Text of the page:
Evaluation of medial hypertrophy in resistance vessels of spontaneously hypertensive rats.
The role of smooth muscle cell hypertrophy, hyperploidy, and hyperplasia in medial hypertrophy of mesenteric resistance vessels of 107- to 111-day-old spontaneously hypertensive rats (SHR) was examined using a combination of morphometric, biochemical, and immunological techniques. Mesenteric arteries were classified on the basis of branching order for comparative purposes. Branch level I vessels were those that directly enter the jejunal wall, while Branches II to IV represented more proximal vessels; Branch IV vessels were those that branch from the superior mesenteric artery. Medial hypertrophy was assessed in perfusion-fixed vessels by morphometric evaluation of medial cross-sectional area and smooth muscle content. Medial cross-sectional area and smooth muscle content were significantly increased in larger (Branches III and IV) but not smaller (Branches I and II) mesenteric resistance vessels of SHR compared with control normotensive Wistar-Kyoto rats (WKY). Smooth muscle cell hypertrophy and hyperploidy were evaluated in isolated cells obtained by enzymatic dissociation of mesenteric resistance vessels. Approximately 80% of the cells in these preparations were identified as smooth muscle cells using a smooth muscle-specific isoactin antibody. Feulgen-DNA microdensitometric evaluation of isolated cells showed that polyploid cells were present in mesenteric resistance vessels but at very low frequencies, and no differences were apparent between SHR and WKY. Likewise, no differences in cellular protein content or relative smooth muscle cell size (i.e., area profile) were observed between cells obtained from SHR and WKY vessels. These results demonstrate that the increase in medial smooth muscle content observed in larger mesenteric resistance vessels of SHR cannot be accounted for by smooth muscle hypertrophy and hyperploidy, inferring that hyperplasia must be present. Results indicate that studies of the initiating mechanisms for medial smooth muscle hypertrophy in SHR resistance vessels, at least relatively early in hypertension, should focus on examination of factors that induce true cellular proliferation rather than hypertrophy and hyperploidy.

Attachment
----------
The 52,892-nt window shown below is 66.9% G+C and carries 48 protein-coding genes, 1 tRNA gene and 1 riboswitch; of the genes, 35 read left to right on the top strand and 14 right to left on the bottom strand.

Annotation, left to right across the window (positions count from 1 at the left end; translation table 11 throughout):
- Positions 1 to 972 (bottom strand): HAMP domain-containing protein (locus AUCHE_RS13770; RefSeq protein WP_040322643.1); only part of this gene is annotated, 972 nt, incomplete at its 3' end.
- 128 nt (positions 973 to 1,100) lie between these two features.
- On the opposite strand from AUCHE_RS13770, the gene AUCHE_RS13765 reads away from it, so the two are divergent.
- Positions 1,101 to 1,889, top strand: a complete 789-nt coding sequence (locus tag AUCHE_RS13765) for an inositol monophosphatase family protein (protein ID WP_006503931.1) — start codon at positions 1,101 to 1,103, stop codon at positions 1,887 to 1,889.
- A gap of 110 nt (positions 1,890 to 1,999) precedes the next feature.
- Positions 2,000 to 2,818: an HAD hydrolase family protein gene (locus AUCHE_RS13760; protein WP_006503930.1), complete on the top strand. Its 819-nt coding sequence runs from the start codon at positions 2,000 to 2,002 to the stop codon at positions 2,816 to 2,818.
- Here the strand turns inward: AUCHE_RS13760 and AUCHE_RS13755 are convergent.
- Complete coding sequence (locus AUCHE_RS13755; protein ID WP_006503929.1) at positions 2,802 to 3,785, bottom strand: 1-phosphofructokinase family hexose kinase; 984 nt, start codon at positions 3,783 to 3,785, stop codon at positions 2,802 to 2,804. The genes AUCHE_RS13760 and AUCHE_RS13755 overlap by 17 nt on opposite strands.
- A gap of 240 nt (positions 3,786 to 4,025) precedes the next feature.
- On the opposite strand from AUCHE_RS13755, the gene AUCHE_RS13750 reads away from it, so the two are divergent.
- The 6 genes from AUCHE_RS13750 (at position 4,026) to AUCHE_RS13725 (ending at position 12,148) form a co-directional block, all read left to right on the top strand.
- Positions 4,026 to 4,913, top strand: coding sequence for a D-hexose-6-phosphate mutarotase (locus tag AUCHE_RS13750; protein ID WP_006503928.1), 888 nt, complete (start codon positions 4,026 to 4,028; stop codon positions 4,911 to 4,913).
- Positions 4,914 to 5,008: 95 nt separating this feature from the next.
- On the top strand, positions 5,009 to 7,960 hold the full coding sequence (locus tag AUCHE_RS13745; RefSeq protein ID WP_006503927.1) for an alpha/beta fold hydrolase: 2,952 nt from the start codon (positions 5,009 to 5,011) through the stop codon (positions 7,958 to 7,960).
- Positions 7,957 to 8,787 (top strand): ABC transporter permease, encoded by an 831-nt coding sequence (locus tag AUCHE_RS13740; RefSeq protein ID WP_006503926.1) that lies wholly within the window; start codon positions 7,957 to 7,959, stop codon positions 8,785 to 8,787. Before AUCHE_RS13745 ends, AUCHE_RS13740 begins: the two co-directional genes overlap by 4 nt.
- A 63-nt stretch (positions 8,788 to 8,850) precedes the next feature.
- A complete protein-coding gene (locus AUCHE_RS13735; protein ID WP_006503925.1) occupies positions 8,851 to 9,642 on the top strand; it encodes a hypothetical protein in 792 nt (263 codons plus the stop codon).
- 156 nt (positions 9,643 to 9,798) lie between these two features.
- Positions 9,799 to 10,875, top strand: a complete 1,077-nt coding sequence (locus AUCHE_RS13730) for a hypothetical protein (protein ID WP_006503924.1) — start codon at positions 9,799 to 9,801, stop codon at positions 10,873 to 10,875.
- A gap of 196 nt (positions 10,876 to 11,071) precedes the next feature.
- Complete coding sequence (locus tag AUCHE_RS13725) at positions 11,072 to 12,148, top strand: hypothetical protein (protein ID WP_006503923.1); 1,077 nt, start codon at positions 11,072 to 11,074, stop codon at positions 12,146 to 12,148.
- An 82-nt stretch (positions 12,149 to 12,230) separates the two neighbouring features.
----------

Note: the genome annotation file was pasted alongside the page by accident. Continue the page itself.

- Copyright © 1988 by American Heart Association